The experiment of creating a government consisting only of populists and Eurosceptics has officially collapsed, and the forces of Globalism have triumphed. However, the Five Star Movement’s alliance with the Democratic Party could lead to the political death of the Five Star Movement, as voters will be hesitant to support them in the next election.


Kyrgyzstan: North versus South

On the evening of August 7, a special detention operation began at the residence of the ex-president of Kyrgyzstan Almazbek Atambayev in the village of Koy- Tash. Clashes took place between supporters of the ex-president and Kyrgyz special forces. They managed to arrest Atambayev only the next day. Dozens of people were injured during the clashes, and several commandos were captured. One commando was killed.

Despite the pretext of a fight against corruption, Atambayev’s arrest is linked to the confrontation between two major clan groups in the country based in the north and south. Atambayev represents the north, and current president Sooronbai Jeenbekov the south. Traditionally, politically and ideologically, the country has been divided more or less the same way. The South (Osh clan) is distinguished by stricter Islamic rules, higher crime rates and drug trafficking.

The balance of powers between the Kyrgyz elites has been broken and the threat of serious political turmoil is growing.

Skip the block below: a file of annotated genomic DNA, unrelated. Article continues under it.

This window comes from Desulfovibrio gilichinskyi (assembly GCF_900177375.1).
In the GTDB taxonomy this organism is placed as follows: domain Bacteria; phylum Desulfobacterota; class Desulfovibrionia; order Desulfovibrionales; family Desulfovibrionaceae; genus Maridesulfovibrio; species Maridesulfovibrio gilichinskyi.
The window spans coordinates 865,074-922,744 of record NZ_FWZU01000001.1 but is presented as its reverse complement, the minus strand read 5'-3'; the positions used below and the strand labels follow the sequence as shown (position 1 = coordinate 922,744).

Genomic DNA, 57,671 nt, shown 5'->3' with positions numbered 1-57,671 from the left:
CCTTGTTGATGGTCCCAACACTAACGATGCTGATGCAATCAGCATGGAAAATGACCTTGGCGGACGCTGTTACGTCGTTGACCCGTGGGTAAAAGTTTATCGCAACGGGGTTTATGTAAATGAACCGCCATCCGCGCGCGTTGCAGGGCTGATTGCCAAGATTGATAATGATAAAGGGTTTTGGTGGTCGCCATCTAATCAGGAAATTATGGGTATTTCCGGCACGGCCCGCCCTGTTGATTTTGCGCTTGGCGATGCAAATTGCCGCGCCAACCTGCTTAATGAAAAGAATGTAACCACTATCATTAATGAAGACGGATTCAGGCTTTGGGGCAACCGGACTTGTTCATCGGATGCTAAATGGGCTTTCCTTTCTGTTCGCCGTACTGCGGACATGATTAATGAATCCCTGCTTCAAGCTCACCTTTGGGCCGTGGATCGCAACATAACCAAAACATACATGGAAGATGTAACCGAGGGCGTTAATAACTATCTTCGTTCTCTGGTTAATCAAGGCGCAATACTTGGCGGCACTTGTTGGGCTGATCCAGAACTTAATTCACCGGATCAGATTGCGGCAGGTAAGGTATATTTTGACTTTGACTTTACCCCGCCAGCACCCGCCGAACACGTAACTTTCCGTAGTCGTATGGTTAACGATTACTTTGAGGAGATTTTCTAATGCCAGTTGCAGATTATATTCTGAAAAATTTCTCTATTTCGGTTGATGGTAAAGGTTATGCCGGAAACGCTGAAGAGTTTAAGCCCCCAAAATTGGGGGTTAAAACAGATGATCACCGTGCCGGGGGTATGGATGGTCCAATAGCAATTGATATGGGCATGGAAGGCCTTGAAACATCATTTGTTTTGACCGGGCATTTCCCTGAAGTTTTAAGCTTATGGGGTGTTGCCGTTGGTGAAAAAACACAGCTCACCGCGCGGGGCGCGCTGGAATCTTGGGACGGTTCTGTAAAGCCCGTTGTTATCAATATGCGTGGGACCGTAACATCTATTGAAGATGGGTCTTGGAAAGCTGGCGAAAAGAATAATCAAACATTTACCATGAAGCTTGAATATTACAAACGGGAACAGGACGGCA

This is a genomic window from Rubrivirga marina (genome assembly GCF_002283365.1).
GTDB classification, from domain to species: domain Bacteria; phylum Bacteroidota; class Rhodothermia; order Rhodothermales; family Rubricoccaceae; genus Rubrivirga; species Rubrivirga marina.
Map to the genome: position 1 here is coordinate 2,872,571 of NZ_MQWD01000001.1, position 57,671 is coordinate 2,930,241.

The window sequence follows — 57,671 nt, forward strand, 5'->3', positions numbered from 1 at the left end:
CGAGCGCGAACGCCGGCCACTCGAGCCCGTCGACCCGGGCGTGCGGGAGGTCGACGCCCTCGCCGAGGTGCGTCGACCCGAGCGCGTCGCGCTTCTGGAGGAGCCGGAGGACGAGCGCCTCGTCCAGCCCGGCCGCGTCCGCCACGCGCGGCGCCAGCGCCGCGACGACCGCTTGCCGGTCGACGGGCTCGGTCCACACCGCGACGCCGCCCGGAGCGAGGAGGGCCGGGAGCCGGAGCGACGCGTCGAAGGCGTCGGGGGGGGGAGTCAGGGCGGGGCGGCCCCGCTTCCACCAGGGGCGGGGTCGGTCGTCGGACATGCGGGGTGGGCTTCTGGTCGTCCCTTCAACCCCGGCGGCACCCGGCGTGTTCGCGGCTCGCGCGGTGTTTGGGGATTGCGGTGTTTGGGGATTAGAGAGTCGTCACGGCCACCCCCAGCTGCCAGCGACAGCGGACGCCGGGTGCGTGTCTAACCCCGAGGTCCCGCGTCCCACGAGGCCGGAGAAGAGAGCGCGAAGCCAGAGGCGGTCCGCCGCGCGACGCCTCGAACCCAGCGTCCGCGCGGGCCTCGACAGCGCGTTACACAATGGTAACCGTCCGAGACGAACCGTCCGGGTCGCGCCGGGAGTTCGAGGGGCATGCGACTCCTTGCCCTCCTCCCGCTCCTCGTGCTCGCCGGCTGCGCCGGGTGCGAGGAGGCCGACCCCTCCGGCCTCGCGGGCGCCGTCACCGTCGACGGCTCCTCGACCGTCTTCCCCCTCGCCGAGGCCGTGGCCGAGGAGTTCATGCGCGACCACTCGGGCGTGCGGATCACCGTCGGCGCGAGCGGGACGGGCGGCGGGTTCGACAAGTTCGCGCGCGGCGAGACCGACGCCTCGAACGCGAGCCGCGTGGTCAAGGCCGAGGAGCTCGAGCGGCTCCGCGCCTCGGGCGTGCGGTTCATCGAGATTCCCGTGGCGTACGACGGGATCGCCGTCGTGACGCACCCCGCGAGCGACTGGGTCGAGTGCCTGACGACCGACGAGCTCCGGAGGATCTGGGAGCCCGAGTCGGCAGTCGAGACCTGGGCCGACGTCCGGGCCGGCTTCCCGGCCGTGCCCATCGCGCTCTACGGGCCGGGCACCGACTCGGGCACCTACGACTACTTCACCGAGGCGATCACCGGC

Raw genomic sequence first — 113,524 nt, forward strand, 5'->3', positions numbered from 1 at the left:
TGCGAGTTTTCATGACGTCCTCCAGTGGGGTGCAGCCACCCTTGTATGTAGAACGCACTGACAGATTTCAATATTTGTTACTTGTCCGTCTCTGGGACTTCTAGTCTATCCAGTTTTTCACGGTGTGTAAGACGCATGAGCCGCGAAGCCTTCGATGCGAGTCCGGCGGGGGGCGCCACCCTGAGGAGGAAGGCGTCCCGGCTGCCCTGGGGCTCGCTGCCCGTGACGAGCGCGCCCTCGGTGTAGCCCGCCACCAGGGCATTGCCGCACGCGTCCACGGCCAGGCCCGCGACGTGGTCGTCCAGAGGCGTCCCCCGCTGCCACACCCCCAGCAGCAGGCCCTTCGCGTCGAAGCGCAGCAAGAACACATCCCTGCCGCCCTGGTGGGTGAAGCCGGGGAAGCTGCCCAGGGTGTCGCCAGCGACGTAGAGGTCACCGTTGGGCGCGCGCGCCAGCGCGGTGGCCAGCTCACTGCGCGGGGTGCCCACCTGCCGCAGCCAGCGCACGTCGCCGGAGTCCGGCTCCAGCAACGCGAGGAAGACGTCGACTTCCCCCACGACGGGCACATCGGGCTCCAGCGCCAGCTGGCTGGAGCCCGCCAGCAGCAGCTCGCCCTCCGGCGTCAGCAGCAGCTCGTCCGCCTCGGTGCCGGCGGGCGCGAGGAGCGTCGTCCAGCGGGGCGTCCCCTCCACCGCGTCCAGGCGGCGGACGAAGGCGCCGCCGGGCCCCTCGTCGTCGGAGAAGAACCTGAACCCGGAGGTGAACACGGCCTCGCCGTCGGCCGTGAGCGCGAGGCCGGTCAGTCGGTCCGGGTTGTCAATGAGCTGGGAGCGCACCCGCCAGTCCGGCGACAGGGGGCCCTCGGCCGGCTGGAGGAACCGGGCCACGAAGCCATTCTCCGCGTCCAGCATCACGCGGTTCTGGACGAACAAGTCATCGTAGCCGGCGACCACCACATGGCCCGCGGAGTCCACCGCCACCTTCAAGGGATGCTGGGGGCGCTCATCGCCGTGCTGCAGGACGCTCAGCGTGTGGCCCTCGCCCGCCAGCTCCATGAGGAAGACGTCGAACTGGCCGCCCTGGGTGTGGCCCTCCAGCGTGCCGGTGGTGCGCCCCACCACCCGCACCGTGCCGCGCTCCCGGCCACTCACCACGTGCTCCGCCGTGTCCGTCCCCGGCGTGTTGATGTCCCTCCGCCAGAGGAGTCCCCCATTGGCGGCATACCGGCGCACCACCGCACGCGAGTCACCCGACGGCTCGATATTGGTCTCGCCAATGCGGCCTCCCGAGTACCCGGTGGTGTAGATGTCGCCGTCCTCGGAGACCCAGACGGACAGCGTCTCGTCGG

Russia, Azerbaijan and Iran: energy integration

On August 12, Russia, Azerbaijan, and Iran agreed to unify their energy systems. The electrocorridor of the Russian Federation, Transcaucasia, and Iran will accelerate the formation of a common economic space in the vast region. The project is beneficial to all participating countries from both an economic and geopolitical point of view.

Erdogan in Russia

On August 27, Turkish President Recep Tayyip Erdogan paid a visit to Russia. He and President Vladimir Putin discussed the situation in Syria and agreed that military-technical cooperation was the central issue. Earlier, the Syrian Army, allied with Russia, carried out a successful offensive in Idlib and even attacked a Turkish army convoy, an issue Erdogan took up with the Russian president. Cooperation between Russia and Turkey in Syria is important for both countries, so they are likely to find a way out of this problem.

Moreover, it is likely that high-levels of military-technical cooperation will continue, including Turkey procuring Russian aircraft. During a visit to Russia, Erdogan showed interest in buying Russia’s fifth-generation Su-57 fighters. This aircraft, as well as the new Su-35s, could be a suitable replacement for the F -35 which Washington is now refusing to sell Turkey.